Cain and Abel in Text and Tradition: Jewish and Christian Interpretations of the First Sibling Rivalry
The story of Cain and Abel narrates the primeval events associated with the beginnings of the world and humanity. But the presence of linguistic and grammatical ambiguities coupled with narrative gaps provided translators and interpreters with a number of points of departure for expanding the story. The result is a number of well established and interpretive traditions shared between Jewish and Christian literature. This book focuses on how the interpretive traditions derived from Genesis 4 exerted significant influence on Jewish and Christian authors who knew rewritten versions of the story. The goal is to help readers appreciate these traditions within the broader interpretive context rather than within the narrow confines of the canon.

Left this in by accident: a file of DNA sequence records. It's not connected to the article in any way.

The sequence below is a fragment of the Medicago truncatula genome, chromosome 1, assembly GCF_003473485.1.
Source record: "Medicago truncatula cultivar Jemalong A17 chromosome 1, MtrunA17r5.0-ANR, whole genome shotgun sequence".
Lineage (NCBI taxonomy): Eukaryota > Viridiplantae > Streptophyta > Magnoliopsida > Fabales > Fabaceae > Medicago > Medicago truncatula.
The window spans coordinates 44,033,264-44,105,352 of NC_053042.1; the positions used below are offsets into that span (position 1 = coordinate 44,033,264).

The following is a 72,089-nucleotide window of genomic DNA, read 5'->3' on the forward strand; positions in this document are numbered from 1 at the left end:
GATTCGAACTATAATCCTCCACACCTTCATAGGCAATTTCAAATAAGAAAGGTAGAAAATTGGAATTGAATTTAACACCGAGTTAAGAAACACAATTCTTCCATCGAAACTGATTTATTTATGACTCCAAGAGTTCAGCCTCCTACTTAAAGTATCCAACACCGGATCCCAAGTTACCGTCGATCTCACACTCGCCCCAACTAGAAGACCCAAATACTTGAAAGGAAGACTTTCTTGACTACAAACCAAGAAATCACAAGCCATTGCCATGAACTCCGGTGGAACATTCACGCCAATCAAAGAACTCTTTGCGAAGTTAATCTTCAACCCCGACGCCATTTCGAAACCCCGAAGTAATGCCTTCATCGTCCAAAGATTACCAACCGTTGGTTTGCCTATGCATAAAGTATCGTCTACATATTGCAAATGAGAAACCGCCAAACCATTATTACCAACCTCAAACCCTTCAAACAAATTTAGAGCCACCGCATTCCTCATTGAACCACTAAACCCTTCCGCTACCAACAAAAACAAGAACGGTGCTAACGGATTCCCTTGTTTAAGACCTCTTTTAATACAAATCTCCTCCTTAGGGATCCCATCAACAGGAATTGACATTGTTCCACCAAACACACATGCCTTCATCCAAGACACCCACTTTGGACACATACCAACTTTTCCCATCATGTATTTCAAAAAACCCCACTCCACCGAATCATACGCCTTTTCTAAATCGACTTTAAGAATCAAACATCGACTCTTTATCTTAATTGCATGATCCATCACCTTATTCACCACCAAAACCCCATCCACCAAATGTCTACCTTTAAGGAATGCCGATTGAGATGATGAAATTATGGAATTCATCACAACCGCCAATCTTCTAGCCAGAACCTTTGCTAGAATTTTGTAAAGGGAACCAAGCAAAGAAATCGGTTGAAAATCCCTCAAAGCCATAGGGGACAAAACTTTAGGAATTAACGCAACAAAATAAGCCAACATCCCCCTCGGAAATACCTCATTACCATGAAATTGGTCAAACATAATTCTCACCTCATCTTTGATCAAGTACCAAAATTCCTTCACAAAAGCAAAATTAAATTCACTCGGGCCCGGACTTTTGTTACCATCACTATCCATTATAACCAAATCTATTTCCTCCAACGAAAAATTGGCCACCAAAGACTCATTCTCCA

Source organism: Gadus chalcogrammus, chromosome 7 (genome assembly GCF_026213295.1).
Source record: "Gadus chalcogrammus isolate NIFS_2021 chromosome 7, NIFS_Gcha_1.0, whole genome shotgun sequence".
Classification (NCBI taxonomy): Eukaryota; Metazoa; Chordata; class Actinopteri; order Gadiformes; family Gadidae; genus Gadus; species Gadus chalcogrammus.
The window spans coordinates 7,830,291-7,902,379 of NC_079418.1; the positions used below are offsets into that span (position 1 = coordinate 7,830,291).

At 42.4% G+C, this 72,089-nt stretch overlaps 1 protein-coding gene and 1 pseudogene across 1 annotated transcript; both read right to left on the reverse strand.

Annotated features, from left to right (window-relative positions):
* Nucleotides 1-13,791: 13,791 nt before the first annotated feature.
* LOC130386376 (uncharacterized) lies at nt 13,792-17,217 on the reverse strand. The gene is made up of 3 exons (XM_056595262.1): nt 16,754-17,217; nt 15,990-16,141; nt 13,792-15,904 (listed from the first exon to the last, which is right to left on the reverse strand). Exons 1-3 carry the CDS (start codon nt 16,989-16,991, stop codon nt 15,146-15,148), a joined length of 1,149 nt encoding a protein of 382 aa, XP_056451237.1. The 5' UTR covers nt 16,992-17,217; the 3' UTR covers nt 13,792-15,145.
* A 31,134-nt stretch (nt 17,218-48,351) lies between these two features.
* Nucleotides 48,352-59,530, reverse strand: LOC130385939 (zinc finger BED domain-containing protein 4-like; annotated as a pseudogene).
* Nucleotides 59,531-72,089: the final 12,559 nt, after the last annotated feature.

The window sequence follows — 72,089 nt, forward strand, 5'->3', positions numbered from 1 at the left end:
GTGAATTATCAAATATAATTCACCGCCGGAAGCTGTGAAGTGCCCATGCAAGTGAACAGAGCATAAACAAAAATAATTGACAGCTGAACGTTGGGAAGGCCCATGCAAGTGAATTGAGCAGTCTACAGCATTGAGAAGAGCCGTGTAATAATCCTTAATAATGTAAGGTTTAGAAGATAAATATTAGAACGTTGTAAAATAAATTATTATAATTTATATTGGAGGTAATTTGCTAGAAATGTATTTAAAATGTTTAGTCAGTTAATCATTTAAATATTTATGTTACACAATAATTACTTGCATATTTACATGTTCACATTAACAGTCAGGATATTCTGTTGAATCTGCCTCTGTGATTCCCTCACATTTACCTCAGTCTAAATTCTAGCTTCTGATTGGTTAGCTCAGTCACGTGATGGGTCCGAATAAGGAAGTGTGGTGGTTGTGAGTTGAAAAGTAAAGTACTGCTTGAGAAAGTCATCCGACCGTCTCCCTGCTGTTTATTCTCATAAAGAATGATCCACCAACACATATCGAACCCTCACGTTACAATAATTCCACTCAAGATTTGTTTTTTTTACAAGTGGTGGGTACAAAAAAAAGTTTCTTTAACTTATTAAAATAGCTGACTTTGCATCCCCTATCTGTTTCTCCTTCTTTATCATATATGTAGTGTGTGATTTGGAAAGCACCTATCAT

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Abel story Abel traditions Abel’s blood Abel’s murder accusation Adam and Eve Adam’s ambiguity ancient interpreters angels Aphrahat Augustine Bible Brill brother Abel Cain and Abel Cain killed Abel Cain rose Cain’s death Cain’s murder Cain’s name Cain’s offering Cain’s punishment Cainites chapter Christ Christian interpreters claim curse demonstrates descendants describe Didymus the Blind divine earth Enoch Enosh Ephrem Eve’s Children evil exegesis exegetes expanded father Flavius Josephus fratricide Genesis Rabbah God’s words Greek Hebrew version interpretive traditions Irenaeus Jesus Jewish and Christian Jews John Josephus Josephus’s killed Cain Kugel Lamech Leiden Lord martyrdom meaning murder of Abel narrative Onqelos Philo Pirqe Rabbi Eliezer Press Pseudo-Philo referring result righteous individual sacrifice says Scripture Seth Sethites seven sevenfold sons statement suggests Targum Onqelos Targum Pseudo-Jonathon Tertullian Testament Testament of Abraham theological tion tosefta translation twin vengeance verse Wenham wicked